Dysregulation and constitutive activation of STAT3 have been found in numerous primary cancers such as lymphomas, leukemias, multiple myelomas, prostate, breast, lung, head and neck, melanoma, pancreas, ovary and gastric cancer cells [6, 7, 8, 9, 10, 11, 12, 13, 14, 15, 16]. Lung cancer is the leading cause of death in cancer in the United States. In 2006, an estimated 174,470 new cases, accounting for about 12% of cancer diagnoses and an estimated 162,460 deaths, accounting for about 29% of all cancer deaths, are expected to occur (The American Cancer Society). Constitutive activation of STAT3 correlates with cell proliferation in non-small-cell lung cancer (NSCLC) and also inhibits apoptosis [11, 17]. Restoration of suppressors of cytokine signalling-3 (SOCS-3), which is frequently silenced by hypermethylation in lung cancer cells, resulted in the down-regulation of activated STAT3, leading to induction of apoptosis and growth suppression .
The constantly activated STAT3 contributes to oncogenesis by up-regulation of genes encoding bcl-xl, bcl-2, c-myc, cyclin D1, survivin, mcl-1 [7, 8, 16, 19], and VEGF, IL-10, TGF-β et al [20, 21, 22], which can protect apoptosis, enhance cell proliferation, promote angiogenesis and evade immune surveillance . Though there are multiple oncogenic signaling pathways in each individual tumor, blockade of STAT3 signaling is often sufficient to induce growth arrest and apoptosis in many different tumors [8, 9, 10, 11, 12, 16]. Therefore, the association of STAT3 activation with tumor progression suggests that STAT3 may be an attractive molecular target for cancer therapy.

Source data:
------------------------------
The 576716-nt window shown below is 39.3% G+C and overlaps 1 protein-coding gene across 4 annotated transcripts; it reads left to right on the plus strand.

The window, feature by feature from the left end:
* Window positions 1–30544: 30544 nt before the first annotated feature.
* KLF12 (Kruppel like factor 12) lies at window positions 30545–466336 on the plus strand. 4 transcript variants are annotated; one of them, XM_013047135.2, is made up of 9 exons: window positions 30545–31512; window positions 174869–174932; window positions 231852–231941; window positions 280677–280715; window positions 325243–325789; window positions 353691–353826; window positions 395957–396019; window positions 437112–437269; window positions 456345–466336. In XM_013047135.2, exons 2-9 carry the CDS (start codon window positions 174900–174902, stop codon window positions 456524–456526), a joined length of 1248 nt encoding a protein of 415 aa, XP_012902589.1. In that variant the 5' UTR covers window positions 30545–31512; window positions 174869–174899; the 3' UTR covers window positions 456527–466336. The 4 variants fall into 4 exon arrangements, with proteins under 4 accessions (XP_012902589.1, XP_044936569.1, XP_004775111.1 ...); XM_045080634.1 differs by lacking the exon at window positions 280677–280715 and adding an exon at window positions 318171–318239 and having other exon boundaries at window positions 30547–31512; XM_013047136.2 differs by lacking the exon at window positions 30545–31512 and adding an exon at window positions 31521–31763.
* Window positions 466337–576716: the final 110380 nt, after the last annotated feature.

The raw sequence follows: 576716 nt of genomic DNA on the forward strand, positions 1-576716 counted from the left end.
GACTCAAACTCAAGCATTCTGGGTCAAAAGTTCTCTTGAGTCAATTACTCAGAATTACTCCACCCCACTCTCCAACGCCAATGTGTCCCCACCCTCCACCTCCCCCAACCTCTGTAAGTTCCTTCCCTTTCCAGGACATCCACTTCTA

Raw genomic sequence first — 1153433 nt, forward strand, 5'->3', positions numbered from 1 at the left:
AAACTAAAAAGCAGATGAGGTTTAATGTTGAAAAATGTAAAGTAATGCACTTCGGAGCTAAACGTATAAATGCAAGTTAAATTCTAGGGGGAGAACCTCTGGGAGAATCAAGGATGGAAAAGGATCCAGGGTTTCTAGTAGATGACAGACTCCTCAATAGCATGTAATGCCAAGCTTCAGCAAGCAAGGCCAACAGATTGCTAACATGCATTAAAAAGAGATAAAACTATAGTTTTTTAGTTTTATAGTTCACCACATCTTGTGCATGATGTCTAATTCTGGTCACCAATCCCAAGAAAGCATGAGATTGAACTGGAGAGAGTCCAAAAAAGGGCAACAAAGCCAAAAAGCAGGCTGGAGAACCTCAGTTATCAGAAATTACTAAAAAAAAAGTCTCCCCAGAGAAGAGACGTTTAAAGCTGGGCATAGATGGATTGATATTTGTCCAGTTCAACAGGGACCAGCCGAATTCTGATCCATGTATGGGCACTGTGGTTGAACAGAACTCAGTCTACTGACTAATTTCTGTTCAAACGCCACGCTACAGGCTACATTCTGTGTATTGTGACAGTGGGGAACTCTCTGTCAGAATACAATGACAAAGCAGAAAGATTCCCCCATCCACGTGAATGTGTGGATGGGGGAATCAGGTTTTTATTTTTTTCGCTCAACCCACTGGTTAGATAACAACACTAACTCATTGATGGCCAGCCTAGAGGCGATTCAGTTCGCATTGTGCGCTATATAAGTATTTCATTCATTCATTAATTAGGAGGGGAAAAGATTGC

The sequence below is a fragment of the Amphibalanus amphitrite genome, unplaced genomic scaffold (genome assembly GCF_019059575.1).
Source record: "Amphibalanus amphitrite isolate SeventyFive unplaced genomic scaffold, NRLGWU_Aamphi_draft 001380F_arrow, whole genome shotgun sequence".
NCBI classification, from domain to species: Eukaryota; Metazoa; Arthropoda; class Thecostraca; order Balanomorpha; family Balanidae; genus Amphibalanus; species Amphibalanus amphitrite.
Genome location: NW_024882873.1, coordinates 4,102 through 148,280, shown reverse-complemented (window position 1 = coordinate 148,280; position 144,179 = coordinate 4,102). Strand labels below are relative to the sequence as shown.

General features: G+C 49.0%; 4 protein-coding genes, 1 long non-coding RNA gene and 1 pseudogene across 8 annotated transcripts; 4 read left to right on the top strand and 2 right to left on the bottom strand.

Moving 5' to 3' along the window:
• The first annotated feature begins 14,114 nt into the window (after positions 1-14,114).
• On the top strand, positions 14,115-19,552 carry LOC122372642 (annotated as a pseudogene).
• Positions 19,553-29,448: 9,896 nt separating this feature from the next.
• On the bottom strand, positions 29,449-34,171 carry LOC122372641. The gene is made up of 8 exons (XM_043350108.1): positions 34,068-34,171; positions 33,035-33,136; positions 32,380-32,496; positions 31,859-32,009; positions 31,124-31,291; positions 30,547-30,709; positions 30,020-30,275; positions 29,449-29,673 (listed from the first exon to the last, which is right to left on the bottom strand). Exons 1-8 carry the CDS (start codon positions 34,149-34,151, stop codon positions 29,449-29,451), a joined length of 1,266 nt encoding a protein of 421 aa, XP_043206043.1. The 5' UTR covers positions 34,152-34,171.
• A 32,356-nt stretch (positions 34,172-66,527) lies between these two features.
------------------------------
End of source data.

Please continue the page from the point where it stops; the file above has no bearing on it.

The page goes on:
Many methods to block STAT3 activation were developed including RNA antisense, RNA interference (RNAi) and dominant negative mutants [9, 23, 24]. A double-stranded decoy oligodeoxynucleotide (dsODN) against transcription factor  is based on the competition between the endogenous cis-elements within the regulatory regions of target genes and the exogenously added molecules mimicking the specific cis-elements . Transfection of dsODN will result in the attenuation of the authentic interactions of STAT3 with their cis-elements and subsequent alteration of gene expression. This strategy has been successfully used for inhibition of STAT3 in head and neck cancer and also for inactivation of STAT6 in shifting IL-4-driven Th2 cell activity [27, 28]. Recently, we have found that STAT3 decoy ODN could inhibit cell growth of a pulmonary giant cell carcinoma cell line PG in vitro .
In the present study, we demonstrate that STAT3 decoy ODN can suppress lung cancer cells in vitro and in vivo by efficiently blocking STAT3 signaling, suggesting the therapeutic potential of STAT3 decoy ODN in treatment of human lung carcinoma.
Cell line and cell culture
The human non-small-cell-lung cancer line, A549, were grown in RPMI 1640 medium (GIBCO/BRL) supplemented with 10% fetal bovine serum (FBS), 100 IU/ml penicillin and 100 μg/ml streptomycin in 5% CO2 at 37°C.
Antibodies and reagents